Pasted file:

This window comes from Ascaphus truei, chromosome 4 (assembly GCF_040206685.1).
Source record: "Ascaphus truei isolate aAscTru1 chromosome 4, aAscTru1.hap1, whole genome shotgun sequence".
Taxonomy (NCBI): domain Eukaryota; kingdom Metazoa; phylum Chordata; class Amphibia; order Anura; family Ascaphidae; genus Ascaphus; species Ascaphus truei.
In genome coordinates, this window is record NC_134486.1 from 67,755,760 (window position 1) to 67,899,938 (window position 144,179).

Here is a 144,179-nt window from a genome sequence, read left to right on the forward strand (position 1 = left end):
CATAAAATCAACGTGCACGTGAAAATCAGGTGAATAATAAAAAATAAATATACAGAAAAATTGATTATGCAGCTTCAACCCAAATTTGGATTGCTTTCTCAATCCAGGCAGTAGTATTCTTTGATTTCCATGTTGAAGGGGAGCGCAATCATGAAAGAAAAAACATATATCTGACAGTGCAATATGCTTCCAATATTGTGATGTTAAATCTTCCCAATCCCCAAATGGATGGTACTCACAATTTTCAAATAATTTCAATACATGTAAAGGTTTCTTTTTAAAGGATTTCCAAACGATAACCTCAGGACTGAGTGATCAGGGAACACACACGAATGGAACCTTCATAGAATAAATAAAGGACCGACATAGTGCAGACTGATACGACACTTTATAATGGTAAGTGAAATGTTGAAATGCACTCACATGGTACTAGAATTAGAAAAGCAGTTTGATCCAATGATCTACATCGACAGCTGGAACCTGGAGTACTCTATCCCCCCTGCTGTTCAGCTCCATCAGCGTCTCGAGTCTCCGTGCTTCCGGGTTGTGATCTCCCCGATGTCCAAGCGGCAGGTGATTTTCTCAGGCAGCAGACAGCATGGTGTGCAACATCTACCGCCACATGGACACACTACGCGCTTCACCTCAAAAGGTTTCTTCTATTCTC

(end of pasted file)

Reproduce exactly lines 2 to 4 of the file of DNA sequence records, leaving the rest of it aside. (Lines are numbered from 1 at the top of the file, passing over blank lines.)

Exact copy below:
Source record: "Ascaphus truei isolate aAscTru1 chromosome 4, aAscTru1.hap1, whole genome shotgun sequence".
Taxonomy (NCBI): domain Eukaryota; kingdom Metazoa; phylum Chordata; class Amphibia; order Anura; family Ascaphidae; genus Ascaphus; species Ascaphus truei.
In genome coordinates, this window is record NC_134486.1 from 67,755,760 (window position 1) to 67,899,938 (window position 144,179).